Tag Archives: education

Why do gays and their allies…

… find it so important to convince everyone that being gay is not a choice?

One of my (gay) friends asked me this last week.  He had a good point: Religion is a choice, yet it’s a protected status.  I also saw the question come up on Yahoo! Answers.

I’ve been pondering this amidst all the hoopla surrounding the Prop 8 decision.  Supporters of Prop 8 and opponents of marriage equality in other states make this argument about how the legalization of same-sex marriage will affect their children’s education.  Kids will be taught that it’s *gasp* okay to be gay and okay to want to marry someone of your own gender.  What these arguments say to me is that these people fear their children will become homosexual if they learn that being homosexual is okay.  So here’s where the “being gay isn’t a choice” argument comes in.  Don’t make some BS argument about protecting your kids from being “indoctrinated” and “turning gay.”  So, in my mind, that’s why it’s important for people to understand that you don’t just “turn gay” because you wanted to.

2-13% (research varies) of the population is gay.  Your kid might be one of them.  They might come out sooner and be happier about who they are because they learned that it’s not wrong to be gay, but learning about it didn’t make them be attracted to people of the same sex.  Straight people didn’t need to learn about traditional marriage to cause them to be attracted to people of the opposite sex.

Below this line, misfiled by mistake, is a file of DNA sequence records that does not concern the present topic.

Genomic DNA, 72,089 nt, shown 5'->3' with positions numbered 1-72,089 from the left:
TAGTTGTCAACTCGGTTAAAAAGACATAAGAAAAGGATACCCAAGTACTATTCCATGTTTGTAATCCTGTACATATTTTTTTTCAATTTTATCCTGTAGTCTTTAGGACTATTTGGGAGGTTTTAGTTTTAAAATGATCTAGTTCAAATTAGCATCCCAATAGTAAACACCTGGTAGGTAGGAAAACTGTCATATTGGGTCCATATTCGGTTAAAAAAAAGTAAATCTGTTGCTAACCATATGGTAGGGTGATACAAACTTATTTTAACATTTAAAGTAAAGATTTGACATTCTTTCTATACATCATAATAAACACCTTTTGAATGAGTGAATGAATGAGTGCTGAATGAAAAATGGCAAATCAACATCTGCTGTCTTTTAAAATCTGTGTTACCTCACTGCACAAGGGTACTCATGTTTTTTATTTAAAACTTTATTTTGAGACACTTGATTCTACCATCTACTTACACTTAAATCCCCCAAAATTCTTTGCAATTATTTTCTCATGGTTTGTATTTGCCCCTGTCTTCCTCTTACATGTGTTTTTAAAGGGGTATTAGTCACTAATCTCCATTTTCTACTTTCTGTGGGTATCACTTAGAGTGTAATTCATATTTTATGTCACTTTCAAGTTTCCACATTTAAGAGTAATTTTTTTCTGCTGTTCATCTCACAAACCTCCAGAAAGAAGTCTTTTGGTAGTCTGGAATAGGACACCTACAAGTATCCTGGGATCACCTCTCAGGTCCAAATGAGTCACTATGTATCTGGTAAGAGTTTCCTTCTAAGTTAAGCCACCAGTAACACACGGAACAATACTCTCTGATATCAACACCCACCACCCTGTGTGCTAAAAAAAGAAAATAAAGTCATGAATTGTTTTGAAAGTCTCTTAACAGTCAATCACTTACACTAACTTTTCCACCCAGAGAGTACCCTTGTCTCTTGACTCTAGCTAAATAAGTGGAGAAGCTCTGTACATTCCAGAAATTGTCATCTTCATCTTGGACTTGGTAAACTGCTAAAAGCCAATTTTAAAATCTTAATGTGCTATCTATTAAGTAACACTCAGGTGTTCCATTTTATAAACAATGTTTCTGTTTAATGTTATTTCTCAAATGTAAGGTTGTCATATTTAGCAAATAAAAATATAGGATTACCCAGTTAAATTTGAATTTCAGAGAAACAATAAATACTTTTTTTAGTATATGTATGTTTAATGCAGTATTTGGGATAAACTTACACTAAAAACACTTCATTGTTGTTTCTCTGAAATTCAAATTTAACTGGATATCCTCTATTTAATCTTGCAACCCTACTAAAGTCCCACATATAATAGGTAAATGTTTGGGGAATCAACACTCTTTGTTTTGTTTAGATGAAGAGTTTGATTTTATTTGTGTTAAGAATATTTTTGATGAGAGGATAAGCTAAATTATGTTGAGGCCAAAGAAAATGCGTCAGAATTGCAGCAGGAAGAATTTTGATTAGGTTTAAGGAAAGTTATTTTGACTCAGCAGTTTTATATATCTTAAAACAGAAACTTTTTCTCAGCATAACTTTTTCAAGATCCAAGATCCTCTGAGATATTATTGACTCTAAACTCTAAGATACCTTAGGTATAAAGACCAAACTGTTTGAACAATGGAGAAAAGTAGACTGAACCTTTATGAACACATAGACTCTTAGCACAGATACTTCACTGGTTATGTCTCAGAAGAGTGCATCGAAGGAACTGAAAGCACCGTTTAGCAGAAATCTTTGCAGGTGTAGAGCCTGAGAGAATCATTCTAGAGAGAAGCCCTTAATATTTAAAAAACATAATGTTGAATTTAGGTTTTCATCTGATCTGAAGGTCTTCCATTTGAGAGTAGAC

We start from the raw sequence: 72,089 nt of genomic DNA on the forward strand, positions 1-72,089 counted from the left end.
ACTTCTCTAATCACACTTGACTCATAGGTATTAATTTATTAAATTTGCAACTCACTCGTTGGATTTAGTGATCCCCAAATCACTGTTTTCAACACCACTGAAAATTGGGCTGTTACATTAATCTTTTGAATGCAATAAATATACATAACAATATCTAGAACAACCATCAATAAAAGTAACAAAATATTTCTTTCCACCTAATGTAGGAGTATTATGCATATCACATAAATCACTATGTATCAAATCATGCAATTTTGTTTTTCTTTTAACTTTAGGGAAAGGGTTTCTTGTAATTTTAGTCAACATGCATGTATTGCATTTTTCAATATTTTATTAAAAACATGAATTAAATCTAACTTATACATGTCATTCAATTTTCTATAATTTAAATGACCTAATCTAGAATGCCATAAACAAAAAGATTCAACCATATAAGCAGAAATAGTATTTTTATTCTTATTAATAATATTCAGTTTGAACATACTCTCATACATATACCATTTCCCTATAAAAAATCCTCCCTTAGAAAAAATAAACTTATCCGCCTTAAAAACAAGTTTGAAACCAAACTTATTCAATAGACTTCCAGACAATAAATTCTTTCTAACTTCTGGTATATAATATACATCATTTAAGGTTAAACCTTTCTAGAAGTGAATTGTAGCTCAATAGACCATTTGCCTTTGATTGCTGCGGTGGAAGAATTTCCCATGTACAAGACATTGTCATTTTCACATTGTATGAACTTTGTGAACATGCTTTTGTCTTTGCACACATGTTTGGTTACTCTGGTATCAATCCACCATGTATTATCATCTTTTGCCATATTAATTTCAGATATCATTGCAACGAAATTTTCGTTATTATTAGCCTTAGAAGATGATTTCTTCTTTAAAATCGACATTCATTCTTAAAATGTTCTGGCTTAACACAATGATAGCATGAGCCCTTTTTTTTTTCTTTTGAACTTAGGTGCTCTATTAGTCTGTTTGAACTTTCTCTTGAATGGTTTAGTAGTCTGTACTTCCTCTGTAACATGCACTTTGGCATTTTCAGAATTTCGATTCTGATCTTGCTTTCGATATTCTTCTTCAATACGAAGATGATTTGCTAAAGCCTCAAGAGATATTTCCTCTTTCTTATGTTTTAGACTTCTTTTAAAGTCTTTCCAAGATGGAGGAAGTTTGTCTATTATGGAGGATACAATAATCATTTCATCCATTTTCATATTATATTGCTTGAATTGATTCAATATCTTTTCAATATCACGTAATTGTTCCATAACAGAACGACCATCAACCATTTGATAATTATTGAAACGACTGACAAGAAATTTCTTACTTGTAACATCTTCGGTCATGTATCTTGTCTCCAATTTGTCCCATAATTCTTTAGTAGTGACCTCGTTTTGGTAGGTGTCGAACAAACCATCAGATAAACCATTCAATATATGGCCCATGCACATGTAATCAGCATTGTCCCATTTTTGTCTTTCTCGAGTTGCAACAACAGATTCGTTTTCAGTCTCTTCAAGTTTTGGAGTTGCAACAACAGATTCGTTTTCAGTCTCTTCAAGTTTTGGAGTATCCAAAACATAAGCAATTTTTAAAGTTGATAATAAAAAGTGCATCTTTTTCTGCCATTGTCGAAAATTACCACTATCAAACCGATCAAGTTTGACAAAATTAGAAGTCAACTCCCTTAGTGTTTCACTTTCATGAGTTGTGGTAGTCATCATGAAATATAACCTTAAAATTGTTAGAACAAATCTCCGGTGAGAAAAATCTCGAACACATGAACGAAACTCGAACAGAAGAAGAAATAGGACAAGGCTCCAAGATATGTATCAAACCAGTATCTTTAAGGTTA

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Is the direction we’re going today really progress? An NPR Morning Edition story today talked about how the increasing number of toys since 1955 has changed children. A cultural historian observed that in the 19th century, play was about activities and now it’s about objects. Why is this a bad thing? Toys dictate very narrow scripts for children to follow, whereas more imaginative play requires them to make up their own roles and rules. Psychology experts say that being self-directed leads children to have more discipline and impulse control, among other things.

I agree with the story that it’s very sad that today’s 7 year olds barely have the self-control of 1940s’ 5 year olds for some tasks in an experiment. I shared this story with a co-worker, and he compared it to anecdotes of how today’s high schoolers aren’t ready for college and college graduates aren’t ready for work. On the other hand, younger and younger kids have their own cellphones (and not just for emergencies) and stores like Limited Too let 8 year olds dress like miniature women. Psychologically less mature and given the liberties of older kids… I don’t call this progress.

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